Saturday, July 31, 2010

WIll the Middle Class Become Extinct?

The New York Daily News has an article about the future of the middle class. As a future social worker, it worries me that as more Americans cannot find work, they will fall behind on their bills, lose their valuables, and eventually become impoverished.
The middle class in America may soon have no pulse at all. Although the U.S. once had the biggest, richest middle class ever, fundamental changes in how giant corporations hire workers mean that the rich are not only getting richer, but everyone else is having to scrimp, save and compete with Third World laborers for work, according to The Business Insider as reported on

The United States once had a vibrant middle-class that rivaled other nations. Now, the gap between the rich and poor has widened to such an extent that the middle class is feeling the pinch very hard.
For the first time ever in the history of this country, banks own a greater share of the residential housing network in America than all individual Americans combined...How are former middle-class workers getting by? For the first time in the history of this country, more than 40% of Americans are getting food stamps. And 21% of all children in America are living below the poverty line this year – the highest rate in two decades.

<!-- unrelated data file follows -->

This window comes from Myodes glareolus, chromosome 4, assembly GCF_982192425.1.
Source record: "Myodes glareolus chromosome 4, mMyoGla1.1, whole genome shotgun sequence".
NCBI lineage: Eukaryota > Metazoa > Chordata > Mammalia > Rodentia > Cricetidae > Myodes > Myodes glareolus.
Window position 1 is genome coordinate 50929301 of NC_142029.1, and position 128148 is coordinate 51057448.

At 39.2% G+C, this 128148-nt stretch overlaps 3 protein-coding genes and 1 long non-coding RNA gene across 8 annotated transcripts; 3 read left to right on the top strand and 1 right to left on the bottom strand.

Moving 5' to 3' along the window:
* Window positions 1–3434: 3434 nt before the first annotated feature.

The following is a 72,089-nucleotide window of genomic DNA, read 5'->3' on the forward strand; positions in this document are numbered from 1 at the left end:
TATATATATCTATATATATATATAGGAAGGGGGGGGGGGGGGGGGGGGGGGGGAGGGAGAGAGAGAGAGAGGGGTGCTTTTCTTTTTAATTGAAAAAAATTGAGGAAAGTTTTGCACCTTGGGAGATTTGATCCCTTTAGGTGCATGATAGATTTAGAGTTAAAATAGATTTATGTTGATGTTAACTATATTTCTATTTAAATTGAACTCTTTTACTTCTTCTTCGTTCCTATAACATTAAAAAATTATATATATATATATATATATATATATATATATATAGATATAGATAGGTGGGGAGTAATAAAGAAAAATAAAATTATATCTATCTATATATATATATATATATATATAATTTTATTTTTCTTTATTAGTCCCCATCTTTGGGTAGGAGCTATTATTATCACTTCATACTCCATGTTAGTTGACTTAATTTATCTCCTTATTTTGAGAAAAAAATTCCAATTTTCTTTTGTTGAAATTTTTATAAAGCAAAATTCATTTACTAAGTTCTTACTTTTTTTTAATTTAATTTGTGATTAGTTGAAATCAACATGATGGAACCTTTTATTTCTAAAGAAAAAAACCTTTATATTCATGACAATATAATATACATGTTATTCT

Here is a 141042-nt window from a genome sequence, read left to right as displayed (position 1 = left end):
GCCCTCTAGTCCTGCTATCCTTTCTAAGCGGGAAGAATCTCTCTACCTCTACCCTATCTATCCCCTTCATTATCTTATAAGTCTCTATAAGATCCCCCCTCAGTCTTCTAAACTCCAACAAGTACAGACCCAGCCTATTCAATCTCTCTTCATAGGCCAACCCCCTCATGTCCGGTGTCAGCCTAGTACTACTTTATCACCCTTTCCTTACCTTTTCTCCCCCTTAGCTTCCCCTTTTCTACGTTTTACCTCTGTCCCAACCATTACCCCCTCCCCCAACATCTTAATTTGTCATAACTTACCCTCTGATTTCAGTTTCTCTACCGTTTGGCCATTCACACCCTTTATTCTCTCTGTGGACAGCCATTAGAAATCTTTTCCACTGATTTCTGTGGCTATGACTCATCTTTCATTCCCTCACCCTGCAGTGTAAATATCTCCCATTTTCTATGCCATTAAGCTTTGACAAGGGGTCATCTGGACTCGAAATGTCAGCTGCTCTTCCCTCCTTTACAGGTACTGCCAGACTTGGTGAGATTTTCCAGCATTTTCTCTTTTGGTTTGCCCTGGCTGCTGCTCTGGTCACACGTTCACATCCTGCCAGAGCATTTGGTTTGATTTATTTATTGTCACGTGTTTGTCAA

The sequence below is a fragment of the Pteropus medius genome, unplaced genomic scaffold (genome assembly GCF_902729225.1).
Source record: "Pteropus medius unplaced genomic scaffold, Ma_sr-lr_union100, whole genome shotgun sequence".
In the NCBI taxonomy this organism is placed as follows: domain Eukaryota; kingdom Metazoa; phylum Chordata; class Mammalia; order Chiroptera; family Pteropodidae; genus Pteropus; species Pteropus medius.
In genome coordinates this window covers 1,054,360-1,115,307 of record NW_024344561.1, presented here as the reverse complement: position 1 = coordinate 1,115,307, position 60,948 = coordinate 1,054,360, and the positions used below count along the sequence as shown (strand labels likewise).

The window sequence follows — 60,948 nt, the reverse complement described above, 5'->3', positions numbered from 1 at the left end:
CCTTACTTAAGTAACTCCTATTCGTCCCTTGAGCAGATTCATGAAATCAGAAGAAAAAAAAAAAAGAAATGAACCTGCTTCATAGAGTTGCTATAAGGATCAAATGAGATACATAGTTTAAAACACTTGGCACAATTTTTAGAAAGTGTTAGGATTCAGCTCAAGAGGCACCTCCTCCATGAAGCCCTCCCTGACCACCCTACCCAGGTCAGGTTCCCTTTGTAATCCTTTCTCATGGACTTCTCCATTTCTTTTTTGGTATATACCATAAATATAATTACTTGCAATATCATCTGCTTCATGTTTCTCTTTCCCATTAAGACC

The poverty rate in America will continue to increase unless there are changes in social and economic policies that reverses the damage and promotes social equity.

Wednesday, July 28, 2010

ALA: Library computers essential for those trying to get new jobs

In this national economic downturn, more people than ever are utilizing their local public libraries to find employment information and apply for jobs electronically. Poverty and the digital divide are real, yet states are cutting back funding in these crucial areas. Public libraries are at the forefront by providing greater access to information and educating patrons on how to become more informed citizens.

A sampling of findings from the American Library Association study of Public Library Funding and Technology Access reveals the following:

# 99 percent of public libraries offer free access to computers.
# Public computer and Wi-Fi use was up last year for more than 70 percent of all libraries.
# 89 percent of libraries provide technology training, including classes in computer skills, software use and online job-seeking.